I will be taking a blog break until early next week. Thank you to all the service men and women who have served our country throughout our history. Enjoy the holiday weekend!

Thursday, May 21, 2015

Enroute from a Funeral

Today I am grateful for my cell phone and the convenience it provides. I am also grateful for the slower-paced morning I am allowing myself.

Yesterday I was reflecting on driving TO my aunt's funeral. Today, I am considering the different feel the reflecting had on the way home FROM that funeral.

I was tired driving home, and ready to be back with my own family in my own home. I am grateful for both-family and home. My own and extended.

I was thinking about loss and grief and how everyone experiences it differently. I was thinking especially of my mom and my surviving aunt, Marie's two sisters. There had been a 4th sister, she would have been the oldest. She died at age 15 from complications stemming from rheumatic fever. My mom was 6 years old and remembers the day her sister died. Her name was Frances. I had asked Mom questions about Frances before, but I don't think I had ever asked what my mom remembered about her death. I appreciated the opportunity to talk to Mom about it on Tuesday. I appreciated what Mom remembered and shared.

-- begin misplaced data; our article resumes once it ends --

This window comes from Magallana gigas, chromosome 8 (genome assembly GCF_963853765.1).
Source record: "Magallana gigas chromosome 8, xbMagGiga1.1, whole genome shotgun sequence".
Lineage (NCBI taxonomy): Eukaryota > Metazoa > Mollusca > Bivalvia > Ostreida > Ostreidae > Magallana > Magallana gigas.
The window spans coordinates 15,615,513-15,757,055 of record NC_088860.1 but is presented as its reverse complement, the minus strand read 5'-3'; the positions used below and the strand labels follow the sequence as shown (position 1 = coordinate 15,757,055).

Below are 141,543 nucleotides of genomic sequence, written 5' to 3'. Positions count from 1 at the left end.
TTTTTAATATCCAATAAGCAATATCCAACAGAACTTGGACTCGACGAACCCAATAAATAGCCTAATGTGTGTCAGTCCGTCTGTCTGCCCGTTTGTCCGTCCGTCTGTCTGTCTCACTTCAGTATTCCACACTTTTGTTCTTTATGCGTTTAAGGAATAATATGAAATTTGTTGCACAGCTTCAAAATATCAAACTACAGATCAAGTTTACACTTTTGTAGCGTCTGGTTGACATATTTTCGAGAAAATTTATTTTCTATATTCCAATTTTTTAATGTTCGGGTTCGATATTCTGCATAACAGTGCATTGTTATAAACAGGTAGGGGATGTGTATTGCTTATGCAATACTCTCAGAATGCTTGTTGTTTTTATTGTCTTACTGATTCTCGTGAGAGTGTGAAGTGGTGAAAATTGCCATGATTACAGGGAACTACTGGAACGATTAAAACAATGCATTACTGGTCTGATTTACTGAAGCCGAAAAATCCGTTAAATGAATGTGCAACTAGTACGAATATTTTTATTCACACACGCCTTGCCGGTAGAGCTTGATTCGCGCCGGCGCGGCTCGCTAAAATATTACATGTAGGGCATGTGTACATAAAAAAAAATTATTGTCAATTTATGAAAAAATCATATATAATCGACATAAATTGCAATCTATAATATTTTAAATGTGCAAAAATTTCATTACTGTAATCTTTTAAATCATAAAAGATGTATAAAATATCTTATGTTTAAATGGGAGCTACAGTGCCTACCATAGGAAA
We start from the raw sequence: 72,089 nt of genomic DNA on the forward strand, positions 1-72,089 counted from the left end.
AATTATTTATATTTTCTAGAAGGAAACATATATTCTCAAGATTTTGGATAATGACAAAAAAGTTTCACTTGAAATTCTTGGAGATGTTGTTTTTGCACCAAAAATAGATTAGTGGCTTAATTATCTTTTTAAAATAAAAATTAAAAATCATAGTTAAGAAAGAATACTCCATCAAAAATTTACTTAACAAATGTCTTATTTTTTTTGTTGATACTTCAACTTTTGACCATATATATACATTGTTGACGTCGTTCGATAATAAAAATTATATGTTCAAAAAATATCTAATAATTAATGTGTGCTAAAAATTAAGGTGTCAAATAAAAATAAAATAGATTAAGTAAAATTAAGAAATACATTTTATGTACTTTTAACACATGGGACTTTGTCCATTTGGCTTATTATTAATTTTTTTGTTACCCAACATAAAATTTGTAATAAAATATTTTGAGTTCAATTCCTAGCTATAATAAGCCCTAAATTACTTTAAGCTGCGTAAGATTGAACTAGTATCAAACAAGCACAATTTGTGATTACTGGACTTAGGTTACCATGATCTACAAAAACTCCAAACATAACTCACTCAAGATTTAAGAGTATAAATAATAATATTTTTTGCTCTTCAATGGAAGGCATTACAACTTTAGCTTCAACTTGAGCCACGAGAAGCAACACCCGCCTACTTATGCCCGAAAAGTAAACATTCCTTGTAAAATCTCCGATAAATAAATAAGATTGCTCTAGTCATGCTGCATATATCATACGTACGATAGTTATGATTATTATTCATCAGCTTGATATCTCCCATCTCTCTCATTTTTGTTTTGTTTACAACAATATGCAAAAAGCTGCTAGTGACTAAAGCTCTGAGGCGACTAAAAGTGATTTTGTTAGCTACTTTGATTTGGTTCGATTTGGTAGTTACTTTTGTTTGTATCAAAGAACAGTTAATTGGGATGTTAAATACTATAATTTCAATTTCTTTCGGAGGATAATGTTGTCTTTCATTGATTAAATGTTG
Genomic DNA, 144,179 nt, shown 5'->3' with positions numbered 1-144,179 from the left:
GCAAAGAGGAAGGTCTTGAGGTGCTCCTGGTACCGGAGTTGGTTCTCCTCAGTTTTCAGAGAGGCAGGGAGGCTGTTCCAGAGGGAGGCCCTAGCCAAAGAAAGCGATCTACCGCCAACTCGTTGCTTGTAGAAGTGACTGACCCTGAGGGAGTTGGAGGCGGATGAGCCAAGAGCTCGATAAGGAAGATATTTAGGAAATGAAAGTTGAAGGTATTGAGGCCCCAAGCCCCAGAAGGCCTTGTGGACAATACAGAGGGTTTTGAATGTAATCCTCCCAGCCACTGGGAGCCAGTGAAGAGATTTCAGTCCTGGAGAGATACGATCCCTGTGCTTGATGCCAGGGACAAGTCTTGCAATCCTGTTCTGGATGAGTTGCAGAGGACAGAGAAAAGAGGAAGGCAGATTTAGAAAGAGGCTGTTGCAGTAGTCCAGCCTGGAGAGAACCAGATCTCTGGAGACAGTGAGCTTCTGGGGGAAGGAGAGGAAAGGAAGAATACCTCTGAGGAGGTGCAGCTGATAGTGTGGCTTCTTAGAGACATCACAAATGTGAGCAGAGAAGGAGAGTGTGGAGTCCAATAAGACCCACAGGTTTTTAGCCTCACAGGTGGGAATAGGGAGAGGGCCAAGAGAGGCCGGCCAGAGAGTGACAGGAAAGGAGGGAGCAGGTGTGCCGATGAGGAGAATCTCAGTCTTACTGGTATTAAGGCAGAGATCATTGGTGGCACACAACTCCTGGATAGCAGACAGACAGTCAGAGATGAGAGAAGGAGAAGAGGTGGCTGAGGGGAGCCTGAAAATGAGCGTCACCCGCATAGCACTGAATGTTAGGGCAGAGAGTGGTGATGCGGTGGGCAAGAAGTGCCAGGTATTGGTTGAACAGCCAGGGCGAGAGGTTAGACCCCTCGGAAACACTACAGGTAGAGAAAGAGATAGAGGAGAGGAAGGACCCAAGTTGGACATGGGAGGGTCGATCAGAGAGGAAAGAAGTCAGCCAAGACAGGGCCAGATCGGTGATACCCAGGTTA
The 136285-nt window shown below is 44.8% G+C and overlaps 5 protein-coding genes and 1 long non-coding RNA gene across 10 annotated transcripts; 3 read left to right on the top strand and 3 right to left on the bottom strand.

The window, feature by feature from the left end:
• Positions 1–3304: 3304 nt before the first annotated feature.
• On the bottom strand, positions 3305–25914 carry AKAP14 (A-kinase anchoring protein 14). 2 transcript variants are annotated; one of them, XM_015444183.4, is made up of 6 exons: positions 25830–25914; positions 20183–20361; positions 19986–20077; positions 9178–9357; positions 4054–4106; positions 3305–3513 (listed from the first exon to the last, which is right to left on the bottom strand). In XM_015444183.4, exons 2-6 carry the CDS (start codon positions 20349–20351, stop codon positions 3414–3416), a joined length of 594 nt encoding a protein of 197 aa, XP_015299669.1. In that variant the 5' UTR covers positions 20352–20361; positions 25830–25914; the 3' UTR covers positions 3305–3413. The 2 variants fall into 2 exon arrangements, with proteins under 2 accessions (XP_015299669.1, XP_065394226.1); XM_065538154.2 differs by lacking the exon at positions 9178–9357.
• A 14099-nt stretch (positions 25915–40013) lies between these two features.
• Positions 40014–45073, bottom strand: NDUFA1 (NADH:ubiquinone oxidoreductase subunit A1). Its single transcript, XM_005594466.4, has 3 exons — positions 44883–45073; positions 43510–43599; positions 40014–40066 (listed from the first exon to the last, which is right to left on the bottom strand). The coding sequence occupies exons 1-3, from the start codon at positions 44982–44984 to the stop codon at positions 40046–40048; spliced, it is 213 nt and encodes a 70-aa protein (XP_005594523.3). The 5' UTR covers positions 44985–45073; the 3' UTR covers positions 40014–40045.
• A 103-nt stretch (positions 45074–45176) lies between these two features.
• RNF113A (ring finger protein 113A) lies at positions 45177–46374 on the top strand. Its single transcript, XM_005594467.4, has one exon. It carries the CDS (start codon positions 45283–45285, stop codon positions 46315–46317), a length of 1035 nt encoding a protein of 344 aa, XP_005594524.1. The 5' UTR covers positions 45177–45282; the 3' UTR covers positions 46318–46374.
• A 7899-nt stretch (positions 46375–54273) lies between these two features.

Seventy-eight years later, Mom and her remaining siblings said goodbye to Marie, as they have also said goodbye to two brothers over the years. I couldn't help but think about my own seven sisters and five brothers and what our futures may hold. Just for today, I will remember them each in my thoughts and prayers.